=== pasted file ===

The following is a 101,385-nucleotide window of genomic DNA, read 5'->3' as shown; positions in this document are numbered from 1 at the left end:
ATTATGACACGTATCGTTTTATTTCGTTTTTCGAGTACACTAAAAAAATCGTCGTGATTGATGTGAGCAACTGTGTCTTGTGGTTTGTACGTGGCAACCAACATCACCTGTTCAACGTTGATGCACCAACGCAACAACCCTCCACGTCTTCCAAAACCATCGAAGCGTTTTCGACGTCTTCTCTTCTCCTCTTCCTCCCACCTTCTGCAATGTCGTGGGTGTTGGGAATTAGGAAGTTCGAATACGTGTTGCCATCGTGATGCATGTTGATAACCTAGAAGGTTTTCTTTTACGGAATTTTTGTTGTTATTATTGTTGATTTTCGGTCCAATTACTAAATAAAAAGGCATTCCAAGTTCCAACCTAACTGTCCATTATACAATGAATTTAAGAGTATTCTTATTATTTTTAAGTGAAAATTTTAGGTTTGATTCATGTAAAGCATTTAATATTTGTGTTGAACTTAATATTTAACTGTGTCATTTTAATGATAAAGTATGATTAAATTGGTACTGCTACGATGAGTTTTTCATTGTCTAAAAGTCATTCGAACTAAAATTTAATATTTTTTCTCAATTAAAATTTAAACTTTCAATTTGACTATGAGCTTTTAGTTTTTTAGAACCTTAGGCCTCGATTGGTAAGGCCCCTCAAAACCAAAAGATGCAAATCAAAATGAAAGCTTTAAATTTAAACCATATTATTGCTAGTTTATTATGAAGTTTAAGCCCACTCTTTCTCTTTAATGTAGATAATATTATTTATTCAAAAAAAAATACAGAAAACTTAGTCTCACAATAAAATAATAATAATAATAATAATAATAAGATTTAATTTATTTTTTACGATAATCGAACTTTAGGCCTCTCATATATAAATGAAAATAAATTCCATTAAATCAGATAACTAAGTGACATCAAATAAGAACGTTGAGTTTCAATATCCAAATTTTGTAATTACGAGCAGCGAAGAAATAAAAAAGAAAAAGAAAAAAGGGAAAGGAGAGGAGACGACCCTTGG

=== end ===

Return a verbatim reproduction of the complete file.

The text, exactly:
The following is a 101,385-nucleotide window of genomic DNA, read 5'->3' as shown; positions in this document are numbered from 1 at the left end:
ATTATGACACGTATCGTTTTATTTCGTTTTTCGAGTACACTAAAAAAATCGTCGTGATTGATGTGAGCAACTGTGTCTTGTGGTTTGTACGTGGCAACCAACATCACCTGTTCAACGTTGATGCACCAACGCAACAACCCTCCACGTCTTCCAAAACCATCGAAGCGTTTTCGACGTCTTCTCTTCTCCTCTTCCTCCCACCTTCTGCAATGTCGTGGGTGTTGGGAATTAGGAAGTTCGAATACGTGTTGCCATCGTGATGCATGTTGATAACCTAGAAGGTTTTCTTTTACGGAATTTTTGTTGTTATTATTGTTGATTTTCGGTCCAATTACTAAATAAAAAGGCATTCCAAGTTCCAACCTAACTGTCCATTATACAATGAATTTAAGAGTATTCTTATTATTTTTAAGTGAAAATTTTAGGTTTGATTCATGTAAAGCATTTAATATTTGTGTTGAACTTAATATTTAACTGTGTCATTTTAATGATAAAGTATGATTAAATTGGTACTGCTACGATGAGTTTTTCATTGTCTAAAAGTCATTCGAACTAAAATTTAATATTTTTTCTCAATTAAAATTTAAACTTTCAATTTGACTATGAGCTTTTAGTTTTTTAGAACCTTAGGCCTCGATTGGTAAGGCCCCTCAAAACCAAAAGATGCAAATCAAAATGAAAGCTTTAAATTTAAACCATATTATTGCTAGTTTATTATGAAGTTTAAGCCCACTCTTTCTCTTTAATGTAGATAATATTATTTATTCAAAAAAAAATACAGAAAACTTAGTCTCACAATAAAATAATAATAATAATAATAATAATAAGATTTAATTTATTTTTTACGATAATCGAACTTTAGGCCTCTCATATATAAATGAAAATAAATTCCATTAAATCAGATAACTAAGTGACATCAAATAAGAACGTTGAGTTTCAATATCCAAATTTTGTAATTACGAGCAGCGAAGAAATAAAAAAGAAAAAGAAAAAAGGGAAAGGAGAGGAGACGACCCTTGG